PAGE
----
Get your hands on the April issue and let me know if you think mine is a 'fascinating story from an expat already living the life they have always dreamed of...'!

Wednesday, March 13, 2013

Far, Far Away

One of the troubles with living far from home is that when things happen, as they will, you are, well...far, far away.

This past weekend I was faced with the worst case scenario of far far away when my dad became very ill from complications following back surgery. Complications escalated into full throttle as he fought for life and some very difficult decisions demanded to be made. My sister, who lives six hours from him, rushed back to his bedside. I could only call and thankfully, FaceTime while we cried, weighed options, and had to make the hardest decision of anyone's life. The hardest decision. No question.

Thanks to the time difference, I was on middle-of-the-night duty. Well, I put myself on it and tried to believe that it made some kind of difference to anything at all as I called every three hours for updates while my sister, living on East Texas time, tried to sleep.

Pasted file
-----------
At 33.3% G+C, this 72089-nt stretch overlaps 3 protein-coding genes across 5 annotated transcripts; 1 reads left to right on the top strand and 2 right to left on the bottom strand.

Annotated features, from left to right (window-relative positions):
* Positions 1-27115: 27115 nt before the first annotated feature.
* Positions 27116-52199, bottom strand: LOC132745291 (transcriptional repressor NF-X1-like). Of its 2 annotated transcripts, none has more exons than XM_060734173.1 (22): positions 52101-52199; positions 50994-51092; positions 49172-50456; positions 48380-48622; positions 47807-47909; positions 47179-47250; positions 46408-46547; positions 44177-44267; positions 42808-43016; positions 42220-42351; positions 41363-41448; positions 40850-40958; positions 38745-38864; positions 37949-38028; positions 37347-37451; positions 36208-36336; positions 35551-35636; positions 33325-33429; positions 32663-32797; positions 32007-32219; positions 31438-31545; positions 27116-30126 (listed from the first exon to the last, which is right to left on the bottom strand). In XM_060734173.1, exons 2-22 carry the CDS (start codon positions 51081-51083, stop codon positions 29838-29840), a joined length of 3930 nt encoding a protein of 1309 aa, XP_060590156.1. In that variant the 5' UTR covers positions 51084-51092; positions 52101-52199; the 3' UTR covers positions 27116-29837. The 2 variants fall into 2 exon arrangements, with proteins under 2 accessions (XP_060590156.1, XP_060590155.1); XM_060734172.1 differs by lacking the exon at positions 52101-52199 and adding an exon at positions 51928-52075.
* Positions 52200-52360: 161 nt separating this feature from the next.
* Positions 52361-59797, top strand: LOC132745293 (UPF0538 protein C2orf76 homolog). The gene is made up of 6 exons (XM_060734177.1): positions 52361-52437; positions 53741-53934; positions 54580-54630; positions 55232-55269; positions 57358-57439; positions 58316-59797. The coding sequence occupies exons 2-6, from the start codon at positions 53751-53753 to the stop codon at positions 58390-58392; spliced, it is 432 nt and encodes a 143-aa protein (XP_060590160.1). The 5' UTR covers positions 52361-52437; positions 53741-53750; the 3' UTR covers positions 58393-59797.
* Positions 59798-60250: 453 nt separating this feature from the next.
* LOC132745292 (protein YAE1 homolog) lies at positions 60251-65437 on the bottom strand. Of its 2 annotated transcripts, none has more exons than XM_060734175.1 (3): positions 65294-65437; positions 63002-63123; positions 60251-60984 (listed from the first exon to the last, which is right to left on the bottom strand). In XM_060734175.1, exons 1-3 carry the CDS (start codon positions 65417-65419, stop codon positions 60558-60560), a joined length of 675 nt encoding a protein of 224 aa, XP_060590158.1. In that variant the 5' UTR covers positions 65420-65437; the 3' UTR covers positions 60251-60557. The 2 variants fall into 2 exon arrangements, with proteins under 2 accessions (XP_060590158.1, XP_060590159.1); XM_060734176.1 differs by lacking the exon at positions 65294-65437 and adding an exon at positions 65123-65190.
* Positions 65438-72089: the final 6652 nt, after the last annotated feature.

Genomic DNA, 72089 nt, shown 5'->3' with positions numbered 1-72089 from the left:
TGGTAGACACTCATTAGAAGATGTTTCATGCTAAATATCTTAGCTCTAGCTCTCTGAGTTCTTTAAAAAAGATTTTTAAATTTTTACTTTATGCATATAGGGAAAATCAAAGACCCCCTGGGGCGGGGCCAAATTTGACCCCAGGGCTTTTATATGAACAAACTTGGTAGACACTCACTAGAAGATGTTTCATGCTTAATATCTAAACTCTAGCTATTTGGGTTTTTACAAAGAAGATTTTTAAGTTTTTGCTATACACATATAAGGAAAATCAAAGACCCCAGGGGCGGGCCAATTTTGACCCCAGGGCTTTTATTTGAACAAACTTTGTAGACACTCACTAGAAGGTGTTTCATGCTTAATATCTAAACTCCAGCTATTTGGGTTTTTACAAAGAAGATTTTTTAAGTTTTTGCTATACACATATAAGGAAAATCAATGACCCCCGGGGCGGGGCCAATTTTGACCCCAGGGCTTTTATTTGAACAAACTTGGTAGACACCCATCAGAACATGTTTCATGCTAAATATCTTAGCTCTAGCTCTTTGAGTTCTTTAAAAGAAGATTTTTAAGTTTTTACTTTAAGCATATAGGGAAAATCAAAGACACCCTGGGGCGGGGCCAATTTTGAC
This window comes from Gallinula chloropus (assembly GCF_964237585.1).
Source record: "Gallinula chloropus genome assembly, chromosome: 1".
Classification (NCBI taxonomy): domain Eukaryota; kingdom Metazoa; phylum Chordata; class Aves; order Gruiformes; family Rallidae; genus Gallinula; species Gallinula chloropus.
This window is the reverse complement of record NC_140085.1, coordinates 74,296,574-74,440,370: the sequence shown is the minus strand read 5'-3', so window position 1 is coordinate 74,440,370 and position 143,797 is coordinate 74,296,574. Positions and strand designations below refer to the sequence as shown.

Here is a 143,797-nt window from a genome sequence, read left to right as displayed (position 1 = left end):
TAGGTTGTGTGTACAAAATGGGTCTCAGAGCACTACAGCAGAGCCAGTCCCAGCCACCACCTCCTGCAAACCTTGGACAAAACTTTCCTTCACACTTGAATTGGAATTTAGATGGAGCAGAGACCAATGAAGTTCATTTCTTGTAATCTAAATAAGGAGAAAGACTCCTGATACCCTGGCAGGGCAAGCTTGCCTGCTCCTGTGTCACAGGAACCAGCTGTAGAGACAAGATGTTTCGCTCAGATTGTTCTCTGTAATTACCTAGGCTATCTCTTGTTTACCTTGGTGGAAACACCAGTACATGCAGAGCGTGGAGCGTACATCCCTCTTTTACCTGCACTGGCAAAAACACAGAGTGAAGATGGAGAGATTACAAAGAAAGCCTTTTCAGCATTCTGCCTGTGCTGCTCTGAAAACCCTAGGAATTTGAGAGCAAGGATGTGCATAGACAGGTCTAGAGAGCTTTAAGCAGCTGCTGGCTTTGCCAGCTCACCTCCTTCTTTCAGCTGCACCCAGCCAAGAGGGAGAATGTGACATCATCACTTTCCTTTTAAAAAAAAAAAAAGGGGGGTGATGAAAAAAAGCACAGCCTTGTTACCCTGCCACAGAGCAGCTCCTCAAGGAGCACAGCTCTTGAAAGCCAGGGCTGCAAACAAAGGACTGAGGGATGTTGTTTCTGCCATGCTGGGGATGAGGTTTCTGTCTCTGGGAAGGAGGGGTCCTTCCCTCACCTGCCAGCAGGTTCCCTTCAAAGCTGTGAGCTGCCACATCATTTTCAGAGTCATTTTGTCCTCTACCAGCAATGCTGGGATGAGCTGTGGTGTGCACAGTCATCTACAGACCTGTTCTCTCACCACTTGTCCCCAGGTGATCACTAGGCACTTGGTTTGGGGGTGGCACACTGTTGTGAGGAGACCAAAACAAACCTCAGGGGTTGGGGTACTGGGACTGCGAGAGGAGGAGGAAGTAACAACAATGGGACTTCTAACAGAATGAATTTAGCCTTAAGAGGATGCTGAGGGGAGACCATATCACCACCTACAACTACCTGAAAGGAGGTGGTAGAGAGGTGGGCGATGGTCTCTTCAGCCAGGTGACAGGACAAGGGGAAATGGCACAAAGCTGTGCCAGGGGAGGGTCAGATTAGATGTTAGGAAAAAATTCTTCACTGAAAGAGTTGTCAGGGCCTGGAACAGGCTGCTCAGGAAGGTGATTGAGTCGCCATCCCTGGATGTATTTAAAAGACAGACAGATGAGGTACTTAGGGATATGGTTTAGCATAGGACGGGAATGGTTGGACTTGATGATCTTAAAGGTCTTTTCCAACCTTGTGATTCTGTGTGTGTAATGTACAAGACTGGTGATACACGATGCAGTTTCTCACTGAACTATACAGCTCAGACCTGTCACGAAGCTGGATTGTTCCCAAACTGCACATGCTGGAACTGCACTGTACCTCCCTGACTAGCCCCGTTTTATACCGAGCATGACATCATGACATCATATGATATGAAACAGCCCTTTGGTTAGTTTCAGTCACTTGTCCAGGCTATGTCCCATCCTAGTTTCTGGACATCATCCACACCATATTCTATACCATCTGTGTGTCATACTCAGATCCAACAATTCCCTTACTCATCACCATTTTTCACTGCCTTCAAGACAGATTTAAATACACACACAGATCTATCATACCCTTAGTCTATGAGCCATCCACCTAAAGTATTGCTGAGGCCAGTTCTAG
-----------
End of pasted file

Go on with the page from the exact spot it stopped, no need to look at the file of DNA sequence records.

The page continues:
Who knows why, it's one of those bizarre mysteries, but against it all and proving the doctor that told me I was going to have to 'call it' over the phone on Friday, my dad has made it. He is one tough, opinionated, stubborn old nut. (That description will thrill him when he's able to read this, by the way.)
He has surprised everyone. His regular doctor had tears in his eyes when he realized the extent of his improvement. I owe Dad some posts. Before he got so sick, he specifically asked that I write about the last two chateaux we visited back in October. I will write them for him, as soon as he's ready to read them.